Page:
SARASOTA, Fla. – The pandemic has had a huge impact on people’s mental health, dramatically increasing cases of anxiety, depression, addiction, and suicidal thoughts. Just this week, the American Academy of Pediatrics declared a national emergency, with E.R. visits for mental health emergencies among kids on the rise.
Treatment in all age groups is needed now more than ever.
“I’ve never seen anything like it,” said Terry Cassidy, executive director of Sarasota Memorial Hospital’s Behavioral Health Services. “Just an unbelievable number of people in need.”
To answer that call for help, Sarasota Memorial Health Care System is planning to create a place of refuge with a brand new, state-of-the-art mental health facility. They just got a $10 million donation from Target CEO Brian Cornell and his wife, Martha.
“It’s going to be a one-stop-shop,” said Cassidy. “It is going to have inpatient, it’s going to have outpatient, it’s going to have day treatment programs.”
Rendering of Sarasota Memorial Hospital’s new mental health wing
“This building is incorporating everything that we’ve learned as a country, as a, as a society, and how to treat behavioral health,” said David Verinder, CEO and president of Sarasota Memorial Health Care System. “New services, new aesthetics, new ways to treat patients, and we think that it’s going to have an incredible result.”
Construction on the $65 million Cornell Family Behavioral Health Pavilion will begin next year, replacing Sarasota Memorial Hospital’s aging, crowded facility. Contrary to the older, institutional-style building, the pavilion will serve as a bright, welcoming place for those fighting through their darkest days.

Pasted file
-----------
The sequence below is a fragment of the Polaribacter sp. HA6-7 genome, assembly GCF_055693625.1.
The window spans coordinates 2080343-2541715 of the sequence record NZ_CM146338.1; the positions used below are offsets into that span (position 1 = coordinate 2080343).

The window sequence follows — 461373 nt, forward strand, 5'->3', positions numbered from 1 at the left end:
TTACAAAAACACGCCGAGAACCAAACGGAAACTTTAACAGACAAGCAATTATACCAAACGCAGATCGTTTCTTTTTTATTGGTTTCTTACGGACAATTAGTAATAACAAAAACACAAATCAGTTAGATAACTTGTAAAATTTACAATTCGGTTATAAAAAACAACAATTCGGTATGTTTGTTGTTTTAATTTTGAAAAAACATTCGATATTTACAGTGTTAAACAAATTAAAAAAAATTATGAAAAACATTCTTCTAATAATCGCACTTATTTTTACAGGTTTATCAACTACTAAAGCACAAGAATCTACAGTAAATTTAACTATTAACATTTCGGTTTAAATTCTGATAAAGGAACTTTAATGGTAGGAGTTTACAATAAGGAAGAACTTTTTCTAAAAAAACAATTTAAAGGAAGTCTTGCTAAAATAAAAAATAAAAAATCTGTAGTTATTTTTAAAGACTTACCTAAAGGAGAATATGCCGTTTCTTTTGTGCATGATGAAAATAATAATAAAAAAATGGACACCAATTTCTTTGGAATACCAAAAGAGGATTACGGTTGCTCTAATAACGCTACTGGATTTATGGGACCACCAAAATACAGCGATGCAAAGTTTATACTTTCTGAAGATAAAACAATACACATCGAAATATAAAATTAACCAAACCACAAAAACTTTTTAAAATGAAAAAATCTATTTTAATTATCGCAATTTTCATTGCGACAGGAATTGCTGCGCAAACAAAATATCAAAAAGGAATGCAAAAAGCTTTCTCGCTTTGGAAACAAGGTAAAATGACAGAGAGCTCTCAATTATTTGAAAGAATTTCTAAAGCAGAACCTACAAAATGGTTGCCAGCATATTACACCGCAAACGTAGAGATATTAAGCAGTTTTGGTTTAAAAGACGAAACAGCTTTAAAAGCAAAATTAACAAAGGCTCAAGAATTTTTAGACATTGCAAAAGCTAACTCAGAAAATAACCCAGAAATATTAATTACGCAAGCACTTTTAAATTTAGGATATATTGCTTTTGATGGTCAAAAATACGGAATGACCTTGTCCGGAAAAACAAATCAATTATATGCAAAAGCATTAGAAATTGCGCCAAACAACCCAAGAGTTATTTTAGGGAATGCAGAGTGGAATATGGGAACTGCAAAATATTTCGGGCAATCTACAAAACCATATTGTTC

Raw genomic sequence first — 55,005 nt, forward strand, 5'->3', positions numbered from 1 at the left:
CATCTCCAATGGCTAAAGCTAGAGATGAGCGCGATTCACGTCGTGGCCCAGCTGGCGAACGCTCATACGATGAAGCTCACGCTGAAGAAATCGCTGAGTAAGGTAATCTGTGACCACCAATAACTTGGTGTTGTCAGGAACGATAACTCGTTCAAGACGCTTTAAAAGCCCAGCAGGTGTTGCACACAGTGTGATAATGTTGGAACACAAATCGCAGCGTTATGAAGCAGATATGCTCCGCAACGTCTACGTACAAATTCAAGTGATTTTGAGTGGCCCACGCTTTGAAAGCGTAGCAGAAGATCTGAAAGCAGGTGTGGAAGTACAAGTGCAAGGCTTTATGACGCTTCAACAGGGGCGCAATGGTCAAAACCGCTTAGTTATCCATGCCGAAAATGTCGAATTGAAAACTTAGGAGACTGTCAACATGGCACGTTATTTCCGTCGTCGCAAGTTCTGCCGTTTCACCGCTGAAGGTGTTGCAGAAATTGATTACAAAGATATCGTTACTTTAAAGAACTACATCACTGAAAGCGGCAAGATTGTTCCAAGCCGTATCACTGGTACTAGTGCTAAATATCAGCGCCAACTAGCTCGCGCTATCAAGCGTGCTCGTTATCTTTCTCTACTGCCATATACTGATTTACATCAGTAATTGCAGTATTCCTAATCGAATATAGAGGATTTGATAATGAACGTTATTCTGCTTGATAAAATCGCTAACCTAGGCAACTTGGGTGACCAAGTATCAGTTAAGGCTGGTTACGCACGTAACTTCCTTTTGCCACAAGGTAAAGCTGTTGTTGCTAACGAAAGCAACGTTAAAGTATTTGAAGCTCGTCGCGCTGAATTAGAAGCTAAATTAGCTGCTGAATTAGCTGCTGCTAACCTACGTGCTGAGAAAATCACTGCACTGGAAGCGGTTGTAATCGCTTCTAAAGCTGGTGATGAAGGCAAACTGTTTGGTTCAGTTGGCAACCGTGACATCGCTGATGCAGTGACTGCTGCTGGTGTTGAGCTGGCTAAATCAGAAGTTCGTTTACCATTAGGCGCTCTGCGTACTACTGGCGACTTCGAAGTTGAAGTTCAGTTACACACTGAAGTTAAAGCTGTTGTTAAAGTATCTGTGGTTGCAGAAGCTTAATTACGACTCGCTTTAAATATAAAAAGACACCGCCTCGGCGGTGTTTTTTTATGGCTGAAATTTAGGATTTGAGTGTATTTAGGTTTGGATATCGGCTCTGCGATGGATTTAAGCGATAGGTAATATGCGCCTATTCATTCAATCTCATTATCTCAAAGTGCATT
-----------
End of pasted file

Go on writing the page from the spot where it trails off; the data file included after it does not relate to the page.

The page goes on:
“It’s going to have lots of natural light,” Cassidy said. “It will have single rooms for the patients. It will have colors that really promote recovery.”
The three-story, 95,000 square foot facility will have more than 80 beds with units dedicated to children and adolescents, adults, geriatric patients, and acute care. They enlisted the help of a behavioral health design expert to create a serene, calming environment.
“As soon as they see the light, the color, the warmth of the building, the high ceilings, it’s going to inspire hope, it’s going to inspire – I’m in a good place,” Cassidy said.
“I’m hopeful this state-of-the-art project will help reduce that stigma, improve care and have a lasting impact on thousands and thousands of families for years to come,” said Cornell.
It isn’t always easy to ask for help and take the first step and ask for help. “We look at this as a first step in a very long journey,” Verinder said.
The goal is to create a space people want to come to as many times as they need.
“Things will get better. You will feel better. Just call us,” Cassidy said.
Sarasota Memorial’s existing behavioral health facility will remain open during construction. The new facility is expected to open in 2023.